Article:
The Sound Of Silents

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D. W. Griffith was thoughtful enough to know that there was a vast difference between concert music and film music. But even he failed to realize that changing notes in Wagner was no way to develop appropriate accompaniments for films. He was extremely proud of the fact that the score for The Birth of a Nation contained so many different classical selections, and his program notes gave the impression that he was presenting a concert as well as screening a film for the enjoyment of his audiences. Many people appreciated this double offering, but at least one critic had grave misgivings about it. Carl Van Vechten wrote in The New York Times, “It is strange, but it has occurred to no one that the moving picture demands a new kind of music.” Only with the advent of sound did the kind of music he was suggesting come into being.

As Hollywood freed itself from the conventions of the silent era, it began employing composers to write original music for its films and, for the first time, music began to become an integral part of American moving pictures. The silent era produced nothing in the United States to compare with some of the more striking scores of the early sound era: Max Steiner’s for The Informer (1935), for example, or Erich Wolfgang Korngold’s for The Adventures of Robin Hood (1938), or Adolph Deutsch’s for The Maltese Falcon (1941). By the late thirties, the avant-garde composer George Antheil was commenting favorably in the pages of Modern Music magazine on the “daring advances and startling newnesses” appearing in the scores of Hollywood’s master craftsman Max Steiner; and distinguished composers like Aaron Copland and Virgil Thomson—as well as Antheil himself—were doing music for films that still continues to evoke interest. Even Charlie Chaplin, who stuck doggedly to silent films until 1940, made splendid use of the new opportunities for film music. Beginning in 1921 with his first feature, The Kid, Chaplin had distributed cue sheets with his pictures, but, like everyone else, he made use largely of established music. With the sound now available to him, he began composing music of his own and, by carefully supervising the orchestration and conducting the recording himself, he made his scores for City Lights (1931) and Modern Times (1936) an essential and delightful part of the films as a whole.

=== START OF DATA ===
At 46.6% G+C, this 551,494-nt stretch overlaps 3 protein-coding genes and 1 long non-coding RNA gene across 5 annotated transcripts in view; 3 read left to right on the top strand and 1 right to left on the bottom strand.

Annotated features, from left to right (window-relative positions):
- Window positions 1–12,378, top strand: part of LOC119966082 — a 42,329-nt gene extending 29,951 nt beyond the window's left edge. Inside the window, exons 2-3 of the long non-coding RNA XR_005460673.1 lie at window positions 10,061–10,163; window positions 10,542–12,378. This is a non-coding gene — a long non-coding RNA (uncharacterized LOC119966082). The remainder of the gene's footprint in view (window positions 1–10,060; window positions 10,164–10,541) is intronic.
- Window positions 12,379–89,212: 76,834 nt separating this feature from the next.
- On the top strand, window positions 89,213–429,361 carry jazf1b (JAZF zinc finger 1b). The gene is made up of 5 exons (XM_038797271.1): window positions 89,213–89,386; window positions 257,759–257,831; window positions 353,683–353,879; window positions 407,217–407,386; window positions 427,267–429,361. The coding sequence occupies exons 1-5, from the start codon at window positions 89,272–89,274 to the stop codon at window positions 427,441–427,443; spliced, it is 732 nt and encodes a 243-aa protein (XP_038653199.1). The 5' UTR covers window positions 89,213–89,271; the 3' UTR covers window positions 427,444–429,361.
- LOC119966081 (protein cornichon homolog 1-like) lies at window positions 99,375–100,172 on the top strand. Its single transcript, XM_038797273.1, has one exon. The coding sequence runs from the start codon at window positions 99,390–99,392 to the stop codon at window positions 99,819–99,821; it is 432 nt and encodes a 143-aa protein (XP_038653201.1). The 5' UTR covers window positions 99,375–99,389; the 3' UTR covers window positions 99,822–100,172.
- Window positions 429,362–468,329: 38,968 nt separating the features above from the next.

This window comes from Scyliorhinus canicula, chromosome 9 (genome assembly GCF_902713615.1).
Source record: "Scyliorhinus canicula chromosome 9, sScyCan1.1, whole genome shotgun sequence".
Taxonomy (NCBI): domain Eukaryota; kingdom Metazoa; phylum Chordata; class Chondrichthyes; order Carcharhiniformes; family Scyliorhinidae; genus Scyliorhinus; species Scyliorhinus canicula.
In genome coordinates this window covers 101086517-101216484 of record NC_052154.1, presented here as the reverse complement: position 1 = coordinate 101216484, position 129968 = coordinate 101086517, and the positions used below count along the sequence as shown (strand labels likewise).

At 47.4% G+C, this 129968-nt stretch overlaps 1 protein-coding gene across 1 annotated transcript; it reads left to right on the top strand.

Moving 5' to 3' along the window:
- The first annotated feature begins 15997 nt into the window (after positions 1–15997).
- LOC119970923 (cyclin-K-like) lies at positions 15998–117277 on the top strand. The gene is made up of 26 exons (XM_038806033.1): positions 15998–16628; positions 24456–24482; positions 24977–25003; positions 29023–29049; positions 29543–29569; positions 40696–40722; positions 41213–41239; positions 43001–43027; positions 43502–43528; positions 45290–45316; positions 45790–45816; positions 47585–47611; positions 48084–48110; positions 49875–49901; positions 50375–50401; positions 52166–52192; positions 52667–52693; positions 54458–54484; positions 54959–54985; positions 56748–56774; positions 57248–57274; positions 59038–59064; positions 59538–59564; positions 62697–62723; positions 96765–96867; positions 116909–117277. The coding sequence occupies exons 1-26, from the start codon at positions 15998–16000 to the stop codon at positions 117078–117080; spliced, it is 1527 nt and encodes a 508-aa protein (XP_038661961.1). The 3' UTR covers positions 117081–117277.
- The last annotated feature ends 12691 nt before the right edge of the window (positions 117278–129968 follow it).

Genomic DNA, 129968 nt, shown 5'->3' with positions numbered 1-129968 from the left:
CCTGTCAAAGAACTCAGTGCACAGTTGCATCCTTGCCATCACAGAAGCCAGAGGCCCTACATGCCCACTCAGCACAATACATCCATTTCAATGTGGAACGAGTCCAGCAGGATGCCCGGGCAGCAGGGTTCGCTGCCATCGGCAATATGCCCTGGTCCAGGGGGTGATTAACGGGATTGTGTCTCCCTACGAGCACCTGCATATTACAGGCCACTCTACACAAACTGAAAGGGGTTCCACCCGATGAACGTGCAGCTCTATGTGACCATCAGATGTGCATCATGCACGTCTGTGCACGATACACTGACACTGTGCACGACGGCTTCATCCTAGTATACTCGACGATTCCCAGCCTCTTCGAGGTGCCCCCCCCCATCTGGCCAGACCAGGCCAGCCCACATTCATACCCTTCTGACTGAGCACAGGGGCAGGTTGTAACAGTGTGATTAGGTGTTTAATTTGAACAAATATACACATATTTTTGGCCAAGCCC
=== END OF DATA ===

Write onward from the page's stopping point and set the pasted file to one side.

In a way, then, Griffith, who had given film music such a big boost during the silent era, turned out to be right when he forecast its bright future. The more adventurous Hollywood composers who were exploring the exciting new possibilities sound had opened up to them may not have been doing exactly what Griffith had in mind when he made his prediction. But they were trying to do what he always tried to do himself— advance motion pictures to a higher level of artistic achievement.